Overall, water spends approximately 9 hours in the facility while solids are retained 15 to 20 days.
The water that overflows the weirs in the clarifiers, gravity feeds into the UV disinfection building. Two channels, each containing three banks of twelve UV tube lamps, provide UV disinfection. UV disinfection destroys and inactivates bacteria, viruses, and other pathogens that could cause waterborne diseases. Hydraulic drives can raise and lower the UV banks at an angle in the channels to provide easy access for maintenance.
Once the water is disinfected, weir troughs and jet mixing pumps turbulate the water to add oxygen before the water is discharged back into the environment (effluent).
LRWWTF’s treated effluent is discharged into irrigation canals that flow to manmade wetlands and then into Swift Slough which connects to Cutler Reservoir. From April 15th to October 1st, farmers to the west of the facility use LRWWTF’s effluent for irrigation of animal feed crops. The LRWWTF effluent is NOT suitable for drinking water or for irrigation water on crops associated with human consumption.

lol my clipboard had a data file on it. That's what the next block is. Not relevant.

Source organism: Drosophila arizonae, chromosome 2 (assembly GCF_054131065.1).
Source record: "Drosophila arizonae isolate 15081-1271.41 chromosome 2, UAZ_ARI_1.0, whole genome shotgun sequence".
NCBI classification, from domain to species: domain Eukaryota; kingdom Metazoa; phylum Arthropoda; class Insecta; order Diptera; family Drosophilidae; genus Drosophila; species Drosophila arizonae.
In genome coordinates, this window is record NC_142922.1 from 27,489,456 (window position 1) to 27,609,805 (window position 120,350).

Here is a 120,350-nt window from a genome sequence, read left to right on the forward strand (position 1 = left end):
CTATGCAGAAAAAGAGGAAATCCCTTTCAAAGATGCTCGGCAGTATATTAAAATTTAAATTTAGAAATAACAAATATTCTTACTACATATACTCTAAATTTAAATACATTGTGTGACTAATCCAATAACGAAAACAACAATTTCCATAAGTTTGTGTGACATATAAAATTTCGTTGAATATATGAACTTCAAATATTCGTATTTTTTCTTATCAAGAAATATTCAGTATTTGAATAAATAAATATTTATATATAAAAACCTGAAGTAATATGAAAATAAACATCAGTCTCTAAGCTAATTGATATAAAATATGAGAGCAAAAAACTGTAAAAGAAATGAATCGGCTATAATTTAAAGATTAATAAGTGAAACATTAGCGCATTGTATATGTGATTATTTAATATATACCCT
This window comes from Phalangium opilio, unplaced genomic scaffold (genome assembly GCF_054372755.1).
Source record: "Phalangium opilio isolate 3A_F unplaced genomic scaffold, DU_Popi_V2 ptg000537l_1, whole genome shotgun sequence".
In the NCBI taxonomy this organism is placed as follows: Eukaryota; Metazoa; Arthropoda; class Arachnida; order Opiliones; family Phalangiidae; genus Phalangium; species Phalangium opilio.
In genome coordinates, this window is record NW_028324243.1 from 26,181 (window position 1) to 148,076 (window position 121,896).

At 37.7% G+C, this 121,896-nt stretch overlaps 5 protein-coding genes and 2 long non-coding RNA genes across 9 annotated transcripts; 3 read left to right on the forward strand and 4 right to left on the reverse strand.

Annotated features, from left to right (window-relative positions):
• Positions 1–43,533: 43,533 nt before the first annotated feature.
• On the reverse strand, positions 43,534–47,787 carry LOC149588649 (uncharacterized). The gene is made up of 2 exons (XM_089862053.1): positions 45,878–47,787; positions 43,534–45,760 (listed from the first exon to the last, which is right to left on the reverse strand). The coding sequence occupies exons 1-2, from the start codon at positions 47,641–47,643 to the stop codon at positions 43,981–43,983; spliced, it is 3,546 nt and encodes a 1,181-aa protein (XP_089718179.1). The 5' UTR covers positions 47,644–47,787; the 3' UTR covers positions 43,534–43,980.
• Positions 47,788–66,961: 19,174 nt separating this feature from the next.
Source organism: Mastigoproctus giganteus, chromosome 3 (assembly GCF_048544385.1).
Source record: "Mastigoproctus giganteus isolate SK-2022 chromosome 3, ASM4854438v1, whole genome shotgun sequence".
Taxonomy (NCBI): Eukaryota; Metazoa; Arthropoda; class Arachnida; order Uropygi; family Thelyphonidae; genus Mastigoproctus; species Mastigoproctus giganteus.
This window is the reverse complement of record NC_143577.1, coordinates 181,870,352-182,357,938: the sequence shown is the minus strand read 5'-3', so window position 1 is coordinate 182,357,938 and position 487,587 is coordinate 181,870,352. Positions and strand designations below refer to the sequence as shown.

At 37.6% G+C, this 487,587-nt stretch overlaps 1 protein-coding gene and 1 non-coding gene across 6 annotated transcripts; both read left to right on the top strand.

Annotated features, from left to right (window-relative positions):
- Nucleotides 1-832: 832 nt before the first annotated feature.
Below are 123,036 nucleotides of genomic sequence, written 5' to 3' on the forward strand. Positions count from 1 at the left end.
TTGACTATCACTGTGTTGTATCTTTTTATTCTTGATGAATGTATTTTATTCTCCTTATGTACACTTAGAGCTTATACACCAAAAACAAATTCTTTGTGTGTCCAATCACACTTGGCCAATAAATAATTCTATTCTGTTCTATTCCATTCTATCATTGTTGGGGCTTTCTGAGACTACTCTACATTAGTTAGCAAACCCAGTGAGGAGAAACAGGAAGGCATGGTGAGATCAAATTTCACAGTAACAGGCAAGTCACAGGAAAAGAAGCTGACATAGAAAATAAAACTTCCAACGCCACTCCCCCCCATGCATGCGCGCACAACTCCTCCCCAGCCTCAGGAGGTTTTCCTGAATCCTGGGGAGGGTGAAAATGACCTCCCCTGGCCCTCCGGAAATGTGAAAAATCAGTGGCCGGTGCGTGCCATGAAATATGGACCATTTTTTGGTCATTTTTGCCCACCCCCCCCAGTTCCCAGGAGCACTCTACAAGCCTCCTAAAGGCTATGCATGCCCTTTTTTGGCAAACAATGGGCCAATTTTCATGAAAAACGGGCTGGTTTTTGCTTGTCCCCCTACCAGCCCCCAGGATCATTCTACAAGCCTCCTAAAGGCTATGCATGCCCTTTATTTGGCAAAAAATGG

The BioMag® system involves adding a dense iron ore, magnetite, into the bioreactors through the RAS flow. Magnetite acts a ballast that makes the biological solids settle faster in the secondary clarifiers. Without the magnetite, LRWWTF would need at least double the amount of secondary clarifiers to provide enough solids settling time.
A benefit of magnetite is its magnetic properties that make it recoverable. Magnetic recovery drums are responsible for recovering the magnetite from the portion of solids that are wasted each day (WAS). Approximately 90% of the magnetite is recovered in the process.
The recovered magnetite gets pumped back to the bioreactors with the RAS. The leftover WAS is pumped to a solids holding tank and then onto the dewatering process.